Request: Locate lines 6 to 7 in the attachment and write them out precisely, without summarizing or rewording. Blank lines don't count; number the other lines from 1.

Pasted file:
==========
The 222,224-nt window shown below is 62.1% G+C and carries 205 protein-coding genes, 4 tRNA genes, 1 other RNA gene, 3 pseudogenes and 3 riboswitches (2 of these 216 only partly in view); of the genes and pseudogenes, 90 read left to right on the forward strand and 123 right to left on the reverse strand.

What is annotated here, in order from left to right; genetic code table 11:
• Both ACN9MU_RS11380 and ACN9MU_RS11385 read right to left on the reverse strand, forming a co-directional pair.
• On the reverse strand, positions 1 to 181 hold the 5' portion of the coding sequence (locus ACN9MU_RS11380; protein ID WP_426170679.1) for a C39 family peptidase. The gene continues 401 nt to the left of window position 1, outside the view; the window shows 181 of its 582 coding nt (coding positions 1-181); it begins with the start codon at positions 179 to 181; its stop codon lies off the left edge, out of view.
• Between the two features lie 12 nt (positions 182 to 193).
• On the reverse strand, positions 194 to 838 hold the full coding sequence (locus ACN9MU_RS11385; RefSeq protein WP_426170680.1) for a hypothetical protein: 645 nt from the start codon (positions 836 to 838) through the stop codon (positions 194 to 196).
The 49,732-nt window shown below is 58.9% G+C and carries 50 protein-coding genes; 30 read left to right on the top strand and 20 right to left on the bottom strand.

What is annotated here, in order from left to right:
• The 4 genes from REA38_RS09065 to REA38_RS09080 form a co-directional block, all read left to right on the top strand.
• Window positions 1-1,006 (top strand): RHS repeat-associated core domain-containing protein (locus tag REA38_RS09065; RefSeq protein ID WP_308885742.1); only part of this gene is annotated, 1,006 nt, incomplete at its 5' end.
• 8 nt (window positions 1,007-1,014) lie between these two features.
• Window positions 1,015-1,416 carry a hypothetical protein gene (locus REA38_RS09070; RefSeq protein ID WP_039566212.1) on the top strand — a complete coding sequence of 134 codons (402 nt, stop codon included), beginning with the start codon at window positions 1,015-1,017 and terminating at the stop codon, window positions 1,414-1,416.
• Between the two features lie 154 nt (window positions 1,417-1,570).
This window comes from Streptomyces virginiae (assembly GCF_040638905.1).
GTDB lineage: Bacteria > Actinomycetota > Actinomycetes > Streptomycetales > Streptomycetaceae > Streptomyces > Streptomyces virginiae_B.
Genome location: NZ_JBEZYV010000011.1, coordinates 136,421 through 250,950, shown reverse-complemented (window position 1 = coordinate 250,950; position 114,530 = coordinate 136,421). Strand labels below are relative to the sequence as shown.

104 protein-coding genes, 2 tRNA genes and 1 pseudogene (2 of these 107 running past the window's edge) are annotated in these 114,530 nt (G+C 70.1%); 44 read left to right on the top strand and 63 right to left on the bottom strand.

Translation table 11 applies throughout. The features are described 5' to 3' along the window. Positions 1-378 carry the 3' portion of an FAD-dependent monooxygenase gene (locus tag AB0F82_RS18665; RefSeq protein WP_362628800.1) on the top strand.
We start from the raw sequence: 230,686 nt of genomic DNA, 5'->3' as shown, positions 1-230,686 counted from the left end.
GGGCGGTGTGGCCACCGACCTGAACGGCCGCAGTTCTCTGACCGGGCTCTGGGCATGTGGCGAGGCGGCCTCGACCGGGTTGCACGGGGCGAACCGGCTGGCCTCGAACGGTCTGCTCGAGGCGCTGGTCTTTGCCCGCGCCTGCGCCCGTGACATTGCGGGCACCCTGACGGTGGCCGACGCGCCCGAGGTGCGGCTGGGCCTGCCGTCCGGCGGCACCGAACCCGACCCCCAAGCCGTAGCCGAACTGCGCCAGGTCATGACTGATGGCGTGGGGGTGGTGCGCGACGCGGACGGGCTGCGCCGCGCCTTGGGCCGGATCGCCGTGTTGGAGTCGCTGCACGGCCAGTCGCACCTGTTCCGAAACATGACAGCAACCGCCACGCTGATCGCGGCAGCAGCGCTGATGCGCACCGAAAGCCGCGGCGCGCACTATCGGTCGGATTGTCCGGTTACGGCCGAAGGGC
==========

• On the reverse strand, positions 194 to 838 hold the full coding sequence (locus ACN9MU_RS11385; RefSeq protein WP_426170680.1) for a hypothetical protein: 645 nt from the start codon (positions 836 to 838) through the stop codon (positions 194 to 196).
The 49,732-nt window shown below is 58.9% G+C and carries 50 protein-coding genes; 30 read left to right on the top strand and 20 right to left on the bottom strand.